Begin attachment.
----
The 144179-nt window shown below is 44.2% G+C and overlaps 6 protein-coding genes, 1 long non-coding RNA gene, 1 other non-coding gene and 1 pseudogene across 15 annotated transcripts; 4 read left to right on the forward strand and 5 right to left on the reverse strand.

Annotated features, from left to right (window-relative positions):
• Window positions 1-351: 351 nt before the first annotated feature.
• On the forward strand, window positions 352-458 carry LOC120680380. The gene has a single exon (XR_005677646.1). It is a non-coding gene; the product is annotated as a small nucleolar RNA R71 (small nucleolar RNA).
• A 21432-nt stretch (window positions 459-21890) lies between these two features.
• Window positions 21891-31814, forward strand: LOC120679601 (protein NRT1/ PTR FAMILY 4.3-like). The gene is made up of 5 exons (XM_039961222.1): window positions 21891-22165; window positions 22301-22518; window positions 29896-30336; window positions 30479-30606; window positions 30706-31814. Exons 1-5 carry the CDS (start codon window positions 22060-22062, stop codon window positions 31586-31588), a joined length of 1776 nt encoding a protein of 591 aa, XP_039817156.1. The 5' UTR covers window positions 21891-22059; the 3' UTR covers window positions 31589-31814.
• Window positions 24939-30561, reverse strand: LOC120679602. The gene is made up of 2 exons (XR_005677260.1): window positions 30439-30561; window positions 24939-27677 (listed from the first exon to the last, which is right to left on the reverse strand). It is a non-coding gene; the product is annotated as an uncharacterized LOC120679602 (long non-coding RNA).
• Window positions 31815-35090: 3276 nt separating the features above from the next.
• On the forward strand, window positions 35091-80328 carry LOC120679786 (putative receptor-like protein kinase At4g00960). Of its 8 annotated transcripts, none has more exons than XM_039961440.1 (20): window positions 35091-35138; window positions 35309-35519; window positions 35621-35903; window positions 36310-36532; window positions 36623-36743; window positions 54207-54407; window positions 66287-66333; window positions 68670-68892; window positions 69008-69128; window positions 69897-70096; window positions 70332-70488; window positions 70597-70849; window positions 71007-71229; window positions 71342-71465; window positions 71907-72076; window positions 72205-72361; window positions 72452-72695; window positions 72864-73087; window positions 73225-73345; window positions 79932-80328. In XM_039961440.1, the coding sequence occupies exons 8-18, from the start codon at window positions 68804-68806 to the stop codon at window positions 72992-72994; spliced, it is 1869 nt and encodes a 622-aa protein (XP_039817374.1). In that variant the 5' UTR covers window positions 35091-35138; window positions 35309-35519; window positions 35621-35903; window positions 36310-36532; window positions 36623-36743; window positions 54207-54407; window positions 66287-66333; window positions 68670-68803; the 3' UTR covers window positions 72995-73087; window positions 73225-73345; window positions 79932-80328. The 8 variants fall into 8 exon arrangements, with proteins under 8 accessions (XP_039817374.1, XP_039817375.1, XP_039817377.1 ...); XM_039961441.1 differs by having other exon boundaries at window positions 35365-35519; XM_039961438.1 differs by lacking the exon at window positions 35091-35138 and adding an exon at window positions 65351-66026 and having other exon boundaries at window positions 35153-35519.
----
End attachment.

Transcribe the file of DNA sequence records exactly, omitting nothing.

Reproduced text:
The 144179-nt window shown below is 44.2% G+C and overlaps 6 protein-coding genes, 1 long non-coding RNA gene, 1 other non-coding gene and 1 pseudogene across 15 annotated transcripts; 4 read left to right on the forward strand and 5 right to left on the reverse strand.

Annotated features, from left to right (window-relative positions):
• Window positions 1-351: 351 nt before the first annotated feature.
• On the forward strand, window positions 352-458 carry LOC120680380. The gene has a single exon (XR_005677646.1). It is a non-coding gene; the product is annotated as a small nucleolar RNA R71 (small nucleolar RNA).
• A 21432-nt stretch (window positions 459-21890) lies between these two features.
• Window positions 21891-31814, forward strand: LOC120679601 (protein NRT1/ PTR FAMILY 4.3-like). The gene is made up of 5 exons (XM_039961222.1): window positions 21891-22165; window positions 22301-22518; window positions 29896-30336; window positions 30479-30606; window positions 30706-31814. Exons 1-5 carry the CDS (start codon window positions 22060-22062, stop codon window positions 31586-31588), a joined length of 1776 nt encoding a protein of 591 aa, XP_039817156.1. The 5' UTR covers window positions 21891-22059; the 3' UTR covers window positions 31589-31814.
• Window positions 24939-30561, reverse strand: LOC120679602. The gene is made up of 2 exons (XR_005677260.1): window positions 30439-30561; window positions 24939-27677 (listed from the first exon to the last, which is right to left on the reverse strand). It is a non-coding gene; the product is annotated as an uncharacterized LOC120679602 (long non-coding RNA).
• Window positions 31815-35090: 3276 nt separating the features above from the next.
• On the forward strand, window positions 35091-80328 carry LOC120679786 (putative receptor-like protein kinase At4g00960). Of its 8 annotated transcripts, none has more exons than XM_039961440.1 (20): window positions 35091-35138; window positions 35309-35519; window positions 35621-35903; window positions 36310-36532; window positions 36623-36743; window positions 54207-54407; window positions 66287-66333; window positions 68670-68892; window positions 69008-69128; window positions 69897-70096; window positions 70332-70488; window positions 70597-70849; window positions 71007-71229; window positions 71342-71465; window positions 71907-72076; window positions 72205-72361; window positions 72452-72695; window positions 72864-73087; window positions 73225-73345; window positions 79932-80328. In XM_039961440.1, the coding sequence occupies exons 8-18, from the start codon at window positions 68804-68806 to the stop codon at window positions 72992-72994; spliced, it is 1869 nt and encodes a 622-aa protein (XP_039817374.1). In that variant the 5' UTR covers window positions 35091-35138; window positions 35309-35519; window positions 35621-35903; window positions 36310-36532; window positions 36623-36743; window positions 54207-54407; window positions 66287-66333; window positions 68670-68803; the 3' UTR covers window positions 72995-73087; window positions 73225-73345; window positions 79932-80328. The 8 variants fall into 8 exon arrangements, with proteins under 8 accessions (XP_039817374.1, XP_039817375.1, XP_039817377.1 ...); XM_039961441.1 differs by having other exon boundaries at window positions 35365-35519; XM_039961438.1 differs by lacking the exon at window positions 35091-35138 and adding an exon at window positions 65351-66026 and having other exon boundaries at window positions 35153-35519.